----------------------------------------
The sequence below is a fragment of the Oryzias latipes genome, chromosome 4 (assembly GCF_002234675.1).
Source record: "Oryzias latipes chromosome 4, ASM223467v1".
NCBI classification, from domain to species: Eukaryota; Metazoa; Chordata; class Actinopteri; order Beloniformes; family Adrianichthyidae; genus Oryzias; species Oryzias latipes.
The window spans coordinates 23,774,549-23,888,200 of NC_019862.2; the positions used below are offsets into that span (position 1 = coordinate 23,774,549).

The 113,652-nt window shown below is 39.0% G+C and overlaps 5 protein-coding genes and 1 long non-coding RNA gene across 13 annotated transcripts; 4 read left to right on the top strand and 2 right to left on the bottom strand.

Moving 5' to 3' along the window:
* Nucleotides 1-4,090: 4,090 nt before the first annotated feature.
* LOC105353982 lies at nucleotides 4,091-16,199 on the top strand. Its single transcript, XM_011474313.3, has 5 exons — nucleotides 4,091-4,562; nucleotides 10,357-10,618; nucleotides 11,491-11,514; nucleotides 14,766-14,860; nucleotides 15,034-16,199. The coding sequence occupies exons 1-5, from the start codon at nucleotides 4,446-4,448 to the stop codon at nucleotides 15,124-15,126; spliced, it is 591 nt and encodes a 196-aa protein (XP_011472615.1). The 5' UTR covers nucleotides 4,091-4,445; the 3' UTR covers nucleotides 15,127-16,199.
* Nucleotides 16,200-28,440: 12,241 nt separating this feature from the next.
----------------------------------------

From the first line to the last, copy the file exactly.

The sequence below is a fragment of the Oryzias latipes genome, chromosome 4 (assembly GCF_002234675.1).
Source record: "Oryzias latipes chromosome 4, ASM223467v1".
NCBI classification, from domain to species: Eukaryota; Metazoa; Chordata; class Actinopteri; order Beloniformes; family Adrianichthyidae; genus Oryzias; species Oryzias latipes.
The window spans coordinates 23,774,549-23,888,200 of NC_019862.2; the positions used below are offsets into that span (position 1 = coordinate 23,774,549).

The 113,652-nt window shown below is 39.0% G+C and overlaps 5 protein-coding genes and 1 long non-coding RNA gene across 13 annotated transcripts; 4 read left to right on the top strand and 2 right to left on the bottom strand.

Moving 5' to 3' along the window:
* Nucleotides 1-4,090: 4,090 nt before the first annotated feature.
* LOC105353982 lies at nucleotides 4,091-16,199 on the top strand. Its single transcript, XM_011474313.3, has 5 exons — nucleotides 4,091-4,562; nucleotides 10,357-10,618; nucleotides 11,491-11,514; nucleotides 14,766-14,860; nucleotides 15,034-16,199. The coding sequence occupies exons 1-5, from the start codon at nucleotides 4,446-4,448 to the stop codon at nucleotides 15,124-15,126; spliced, it is 591 nt and encodes a 196-aa protein (XP_011472615.1). The 5' UTR covers nucleotides 4,091-4,445; the 3' UTR covers nucleotides 15,127-16,199.
* Nucleotides 16,200-28,440: 12,241 nt separating this feature from the next.